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Interview with Nikolai Zlobin, Center for Defense Information - 2003-05-15


The Russian relationship with Iran has become a troublesome point in relations with the U.S. VOA’s David Borgida talks with Nikolai Zlobin, Director of Russian and Asian Programs at the Center for Defense Information about developments between the U.S. and Russia.

MR. BORGIDA
And now joining us, Nikolai Zlobin, Director of Russian and Asian Programs at the Center for Defense Information. Mr. Zlobin, thanks for joining us.

Let's talk a bit about Russia. Russia wants to have a relationship with Iran. Describe that for us.

MR. ZLOBIN
Well, Russia has a tremendous economic interest in Iran, and a big part of this interest in Iran is based on Russian involvement in the Iranian nuclear program. Russia is building a power station in Iran, and this has become a huge conflict of interest between the United States and Russia because the United States believes this nuclear program which Russia is involved in will lead to the ability of Iran to build nuclear arms. And the United States has pressured Russia very hard to stop this cooperation with Iran, and Russia so far is not willing to do it.

MR. BORGIDA
Let's talk about the overall U.S.-Russian relationship. Secretary Powell was just in Moscow, as we noted. There are some troublesome points in this relationship, Iraq and sanctions and Iran, and other issues. How would you characterize the relationship and the relative success of Secretary Powell on this mission?

MR. ZLOBIN
It's not really relative.

MR. BORGIDA
What is it?

MR. ZLOBIN
I would say that we are at the lowest point in our relations for the last decade, in my opinion.

MR. BORGIDA
Really, the lowest point in relations in 10 years?

MR. ZLOBIN
I think so, yes. I think on Iraq, from both sides, Moscow and Washington, their inability to read each other's positions, to understand each other, is astonishing. And I think Iraq became a kind of magnifying glass through which you can see tremendous disagreements we have on very fundamental issues like the new world order, nonproliferation, international security and stability. It's not just that Iraq became maybe a tactical issue, but behind it is a very serious disagreement on the way our two countries see the world. This is what it's about, and Iraq just became a tactical disagreement, and there is much more behind it.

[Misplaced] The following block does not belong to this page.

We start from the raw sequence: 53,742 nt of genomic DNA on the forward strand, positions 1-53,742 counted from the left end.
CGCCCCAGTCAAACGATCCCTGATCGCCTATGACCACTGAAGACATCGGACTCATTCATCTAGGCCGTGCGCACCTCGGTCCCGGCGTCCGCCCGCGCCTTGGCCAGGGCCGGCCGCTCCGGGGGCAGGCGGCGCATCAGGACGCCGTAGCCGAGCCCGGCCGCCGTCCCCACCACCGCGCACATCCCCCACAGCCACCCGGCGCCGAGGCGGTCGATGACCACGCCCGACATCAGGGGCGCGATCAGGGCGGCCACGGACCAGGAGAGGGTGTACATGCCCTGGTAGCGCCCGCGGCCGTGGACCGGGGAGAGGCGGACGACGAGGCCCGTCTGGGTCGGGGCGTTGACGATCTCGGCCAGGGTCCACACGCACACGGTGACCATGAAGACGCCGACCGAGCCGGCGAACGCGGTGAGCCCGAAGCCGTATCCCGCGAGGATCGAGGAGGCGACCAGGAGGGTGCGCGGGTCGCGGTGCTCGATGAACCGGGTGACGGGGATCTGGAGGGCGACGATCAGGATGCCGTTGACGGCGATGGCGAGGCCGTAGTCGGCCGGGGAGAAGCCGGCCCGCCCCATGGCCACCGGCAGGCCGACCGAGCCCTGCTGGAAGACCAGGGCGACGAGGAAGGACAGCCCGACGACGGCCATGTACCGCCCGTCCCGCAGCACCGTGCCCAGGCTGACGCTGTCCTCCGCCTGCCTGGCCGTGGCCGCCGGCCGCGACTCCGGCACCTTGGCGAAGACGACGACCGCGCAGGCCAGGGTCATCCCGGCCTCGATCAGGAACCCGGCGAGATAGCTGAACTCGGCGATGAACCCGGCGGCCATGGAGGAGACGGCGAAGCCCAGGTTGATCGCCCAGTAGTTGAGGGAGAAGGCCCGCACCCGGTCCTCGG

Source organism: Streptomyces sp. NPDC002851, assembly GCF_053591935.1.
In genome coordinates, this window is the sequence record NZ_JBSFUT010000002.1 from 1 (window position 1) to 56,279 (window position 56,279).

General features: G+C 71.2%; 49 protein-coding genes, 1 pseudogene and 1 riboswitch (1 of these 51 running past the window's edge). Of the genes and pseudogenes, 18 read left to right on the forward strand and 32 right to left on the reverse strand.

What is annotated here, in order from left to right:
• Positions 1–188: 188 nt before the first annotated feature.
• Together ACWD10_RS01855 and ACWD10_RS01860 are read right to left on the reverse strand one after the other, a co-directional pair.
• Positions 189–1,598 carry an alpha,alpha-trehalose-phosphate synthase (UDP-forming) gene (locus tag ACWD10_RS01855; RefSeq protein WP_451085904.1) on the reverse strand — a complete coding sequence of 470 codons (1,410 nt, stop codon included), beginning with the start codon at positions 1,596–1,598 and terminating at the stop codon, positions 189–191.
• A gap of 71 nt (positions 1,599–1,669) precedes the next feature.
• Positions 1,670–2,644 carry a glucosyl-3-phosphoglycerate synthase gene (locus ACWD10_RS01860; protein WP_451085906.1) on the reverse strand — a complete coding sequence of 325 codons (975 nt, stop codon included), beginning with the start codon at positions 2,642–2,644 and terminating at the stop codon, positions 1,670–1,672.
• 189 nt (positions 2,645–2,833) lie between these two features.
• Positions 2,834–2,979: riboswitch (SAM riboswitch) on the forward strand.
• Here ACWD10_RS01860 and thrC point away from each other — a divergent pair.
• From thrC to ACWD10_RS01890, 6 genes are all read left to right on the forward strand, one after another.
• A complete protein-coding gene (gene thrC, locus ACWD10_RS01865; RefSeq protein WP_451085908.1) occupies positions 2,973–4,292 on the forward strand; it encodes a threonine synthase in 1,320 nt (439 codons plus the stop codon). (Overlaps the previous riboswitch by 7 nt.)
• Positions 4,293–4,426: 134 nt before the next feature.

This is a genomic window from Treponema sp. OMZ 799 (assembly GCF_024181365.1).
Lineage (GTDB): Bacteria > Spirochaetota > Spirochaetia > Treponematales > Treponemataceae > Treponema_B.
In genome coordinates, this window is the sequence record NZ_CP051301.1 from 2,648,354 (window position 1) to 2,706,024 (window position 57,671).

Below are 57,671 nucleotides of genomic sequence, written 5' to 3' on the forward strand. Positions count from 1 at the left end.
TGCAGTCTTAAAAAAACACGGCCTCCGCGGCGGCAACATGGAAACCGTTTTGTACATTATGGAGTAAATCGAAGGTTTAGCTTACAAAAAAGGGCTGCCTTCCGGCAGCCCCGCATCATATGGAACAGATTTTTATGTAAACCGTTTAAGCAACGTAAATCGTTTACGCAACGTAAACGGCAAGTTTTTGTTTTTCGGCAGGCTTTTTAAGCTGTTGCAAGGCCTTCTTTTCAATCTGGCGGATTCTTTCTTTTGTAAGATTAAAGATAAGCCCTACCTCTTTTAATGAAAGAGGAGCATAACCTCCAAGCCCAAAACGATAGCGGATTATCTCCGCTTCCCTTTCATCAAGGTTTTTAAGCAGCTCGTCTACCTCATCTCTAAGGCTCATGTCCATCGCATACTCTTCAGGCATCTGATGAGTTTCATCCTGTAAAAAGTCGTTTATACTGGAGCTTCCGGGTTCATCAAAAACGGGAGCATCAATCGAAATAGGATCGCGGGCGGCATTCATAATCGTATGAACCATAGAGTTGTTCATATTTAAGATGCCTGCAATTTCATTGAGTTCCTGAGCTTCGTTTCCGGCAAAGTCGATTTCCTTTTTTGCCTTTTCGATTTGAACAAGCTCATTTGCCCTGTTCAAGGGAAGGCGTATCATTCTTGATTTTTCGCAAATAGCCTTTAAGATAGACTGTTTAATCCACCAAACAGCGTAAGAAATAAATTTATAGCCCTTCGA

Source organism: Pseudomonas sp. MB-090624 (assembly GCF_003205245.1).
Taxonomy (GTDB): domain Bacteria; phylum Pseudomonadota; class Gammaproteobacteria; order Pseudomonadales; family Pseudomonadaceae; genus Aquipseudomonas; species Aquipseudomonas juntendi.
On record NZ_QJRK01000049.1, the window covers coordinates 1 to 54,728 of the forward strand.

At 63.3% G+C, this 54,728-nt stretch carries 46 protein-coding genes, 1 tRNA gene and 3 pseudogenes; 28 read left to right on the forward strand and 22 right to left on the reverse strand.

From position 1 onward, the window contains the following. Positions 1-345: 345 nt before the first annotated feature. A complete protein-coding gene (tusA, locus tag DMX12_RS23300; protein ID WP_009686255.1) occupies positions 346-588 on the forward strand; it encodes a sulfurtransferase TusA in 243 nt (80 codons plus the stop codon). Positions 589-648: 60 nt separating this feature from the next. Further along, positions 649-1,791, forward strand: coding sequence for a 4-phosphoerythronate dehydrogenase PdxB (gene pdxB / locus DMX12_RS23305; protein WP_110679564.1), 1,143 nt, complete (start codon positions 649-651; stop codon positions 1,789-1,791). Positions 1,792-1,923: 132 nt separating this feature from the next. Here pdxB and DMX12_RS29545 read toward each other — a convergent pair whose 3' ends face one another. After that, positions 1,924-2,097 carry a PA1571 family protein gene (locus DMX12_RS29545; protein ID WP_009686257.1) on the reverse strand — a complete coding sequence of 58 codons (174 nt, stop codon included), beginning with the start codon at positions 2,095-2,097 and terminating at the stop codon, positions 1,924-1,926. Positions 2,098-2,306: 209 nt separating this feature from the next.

MR. BORGIDA
Talk to us a bit about the personality issue. President Bush and President Putin, there was a point at which, I believe, the President of the United States said that he could believe Mr. Putin early on, and they seemed to have struck up a personal relationship. That was certainly [the case] that former President Bill Clinton felt strongly about visiting other world leaders. He wanted a personal relationship. Does this mean, in your view that that relationship has failed or is deteriorating?

MR. ZLOBIN
I think both. First of all, this relation, in particular the Bush and Putin relation has failed. And second of all, it's one more time we see how the concept of good relations between two presidents is like the precondition for good relations between two countries [has] failed. It's not a condition, if two presidents like each other, it doesn't mean that our country can have good, reliable and trustworthy relations. Because in the Russian and American case, not only we see that the two presidents kind of did like each other in the beginning, but if you go deeper, society to society, military to military, the economy, business-to-business relations, it was empty. There was nothing. It was a vacuum.

And when there is a conflict, and I think on the Russian side at least, Putin did believe that he could influence the White House at least a little bit, and he learned in the last month that he cannot. And I think President Bush did believe that he can influence his friend Vladimir in the Kremlin, and again he did not. So, they did misread each other's intentions.

Now, I think we not only don't have the fundamentals of Russian-American relations settled after the end of the Cold War, now I don't think we have good personal relations, and we won't have good personal relations between the two presidents anymore.

MR. BORGIDA
Well, that's not a very optimistic note to end our discussion with, Mr. Zlobin, but thanks nonetheless for your views.

MR. ZLOBIN
Thank you for having me.

MR. BORGIDA
Nikolai Zlobin, Director of Russian and Asian Programs at the Center for Defense Information, thanks for joining us.

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